If weight is less of a concern, pair the XDT19Z with Makita’s 18V LXT 5Ah battery for a longer run time and improved driving performance.

Compare weight test results

Footprint

Makita XDT19Z Footprint1
Makita XDT19Z Footprint2

Max height (bare tool, in.): 7.375
Max width (bare tool, in.): 3.125
Collet to back length (in.): 4.500
Base length (bare tool, in.): 3.625
Base width (bare tool, in.): 3.125
Trigger circumference (in.): 6.250
Handle circumference (in.): 5.125

The XDT19Z is exceptionally compact and squeezes nicely into tight spaces with its short collet-to-back length, which is among the most compact we’ve tested outside of sub-compact impact drivers.

Compare footprint test results

Motor

Motor: Brushless
Impacts per minute: 3,800.0

The XDT19Z includes a brushless motor, which offers vast performance improvements over brushed motors. The brushless motor improves longevity and driving performance and increases battery run time.

The advertised impacts per minute are one feature that doesn’t jump off the specs sheet. However, this spec doesn’t tell the whole story. The XDT19Z shined in our driving tests, including its snappy speed when driving big bolts and other screws.

Drive modes

Makita XDT19Z Drive Modes

Drive modes: 8
Drive mode 1:  Max impact 
Drive mode 2:  Hard impact 
Drive mode 3:  Medium impact 
Drive mode 4:  Soft impact 
Variable speed trigger: Yes

Makita’s high-end impact drivers are packed with drive mode configurations that give you unmatched driving versatility, essentially giving you a single tool that handily tackles light and heavy-duty tasks. You can select from four impact-frequency settings, and there are also four assist modes for driving screws into different materials and for loosening bolts. The eight driving modes can also be programmed to the quick mode-switching button near the trigger for toggling to a saved favorite drive mode.

Drive modes we label as 1, 2, 3, and 4 advertise max impacts per minute of 3800.0, 3600.0, 2600.0, and 1100.0, respectively.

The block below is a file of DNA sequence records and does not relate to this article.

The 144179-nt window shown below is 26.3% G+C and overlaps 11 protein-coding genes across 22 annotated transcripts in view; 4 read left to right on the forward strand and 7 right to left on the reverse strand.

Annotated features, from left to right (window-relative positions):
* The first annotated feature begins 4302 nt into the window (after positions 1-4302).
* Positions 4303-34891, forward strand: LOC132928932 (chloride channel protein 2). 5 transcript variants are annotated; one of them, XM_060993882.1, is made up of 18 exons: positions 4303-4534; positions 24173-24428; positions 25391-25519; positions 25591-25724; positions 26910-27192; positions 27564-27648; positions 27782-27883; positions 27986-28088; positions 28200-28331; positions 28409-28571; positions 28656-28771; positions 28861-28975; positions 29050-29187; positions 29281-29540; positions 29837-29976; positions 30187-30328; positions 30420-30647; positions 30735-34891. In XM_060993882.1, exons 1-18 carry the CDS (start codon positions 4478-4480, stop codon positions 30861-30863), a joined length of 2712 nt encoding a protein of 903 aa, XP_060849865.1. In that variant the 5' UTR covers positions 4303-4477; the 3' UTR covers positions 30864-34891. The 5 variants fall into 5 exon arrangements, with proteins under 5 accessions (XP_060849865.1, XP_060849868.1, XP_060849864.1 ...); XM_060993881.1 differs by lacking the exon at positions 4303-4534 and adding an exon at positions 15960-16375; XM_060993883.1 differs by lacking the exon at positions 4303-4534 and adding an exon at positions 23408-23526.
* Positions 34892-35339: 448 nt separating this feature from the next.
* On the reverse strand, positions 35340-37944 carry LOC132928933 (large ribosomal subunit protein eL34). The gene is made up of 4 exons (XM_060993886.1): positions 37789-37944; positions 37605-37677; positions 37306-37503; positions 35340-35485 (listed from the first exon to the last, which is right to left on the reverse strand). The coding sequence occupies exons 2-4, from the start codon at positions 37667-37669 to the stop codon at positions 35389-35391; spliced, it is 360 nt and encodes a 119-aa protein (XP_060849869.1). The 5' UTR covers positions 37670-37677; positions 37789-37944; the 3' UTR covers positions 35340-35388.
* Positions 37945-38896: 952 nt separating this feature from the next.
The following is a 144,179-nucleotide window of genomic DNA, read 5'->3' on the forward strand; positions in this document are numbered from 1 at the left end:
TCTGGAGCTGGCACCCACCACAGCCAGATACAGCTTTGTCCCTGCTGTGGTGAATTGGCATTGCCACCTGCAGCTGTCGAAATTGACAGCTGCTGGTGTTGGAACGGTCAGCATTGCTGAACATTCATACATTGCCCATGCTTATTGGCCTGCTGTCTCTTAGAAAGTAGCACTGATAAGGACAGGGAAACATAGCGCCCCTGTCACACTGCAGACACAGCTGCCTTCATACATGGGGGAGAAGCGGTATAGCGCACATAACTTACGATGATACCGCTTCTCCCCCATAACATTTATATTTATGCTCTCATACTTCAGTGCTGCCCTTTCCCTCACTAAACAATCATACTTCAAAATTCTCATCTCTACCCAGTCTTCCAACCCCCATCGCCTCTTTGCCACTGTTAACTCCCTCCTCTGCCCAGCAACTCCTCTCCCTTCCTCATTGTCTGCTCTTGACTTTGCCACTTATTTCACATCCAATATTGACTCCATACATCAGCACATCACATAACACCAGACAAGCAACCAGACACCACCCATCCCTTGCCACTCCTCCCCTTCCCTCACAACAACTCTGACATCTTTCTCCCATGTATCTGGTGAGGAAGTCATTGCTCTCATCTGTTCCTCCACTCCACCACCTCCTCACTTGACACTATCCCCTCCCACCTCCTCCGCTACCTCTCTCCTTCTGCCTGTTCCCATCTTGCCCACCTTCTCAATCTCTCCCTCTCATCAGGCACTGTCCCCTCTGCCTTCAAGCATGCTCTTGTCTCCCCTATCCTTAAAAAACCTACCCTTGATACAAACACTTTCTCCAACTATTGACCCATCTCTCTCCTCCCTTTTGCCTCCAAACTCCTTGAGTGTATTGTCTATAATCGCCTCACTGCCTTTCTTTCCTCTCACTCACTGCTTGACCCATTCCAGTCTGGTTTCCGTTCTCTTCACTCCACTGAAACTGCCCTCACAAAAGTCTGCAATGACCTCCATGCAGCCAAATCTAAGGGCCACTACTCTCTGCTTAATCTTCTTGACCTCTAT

When pressing the assist button, you can select from the following drive modes:

  • Wood: Prevents a screw from stripping and helps set the screw into your work material by starting with a slow RPM and then increasing the RPM once the hammer begins impacting.
  • Bolt loosening: The tool automatically stops once a bolt is loosened in reverse mode. This action ensures that bolts don’t fall off. The trigger is also more sensitive, so the RPMs ramp faster with a shorter pull.
  • Self-tapping 1: Prevents screws from over-tightening by stopping the tool soon after impacts start.
  • Self-tapping 2: Prevents cam-out and stripping of screws by slowing the RPM when impacts begin.

The assist modes are more than a marketing gimmick and work well in practice. The wood assist mode finishes screws nicely into your work material, and the jolt of turbo is welcome for longer screws. Consider that you lose some precision driving the screw to a desired depth as the RPM ramps.

The self-tapping modes precisely drive screws into thin or thicker metal and lower-density materials without over-tightening.

Driving speed

GRK total driving time forward (sec.): 13.7
GRK average driving time forward (sec.): 2.7
GRK total driving time reverse (sec.): 10.1
GRK average driving time reverse (sec.): 2.0

The combination of the XDT19Z’s torque, impacts per minute, and high RPM results in fantastic driving performance. We tested the driving speed using the highest-frequency impact setting and achieved speeds that were among the fastest we’ve come across.

The Milwaukee M18 Fuel 2953-20 and Dewalt 20V Max XR DCF845 are alternatives if you want to squeeze out slightly improved driving speed.

Compare driving speed test results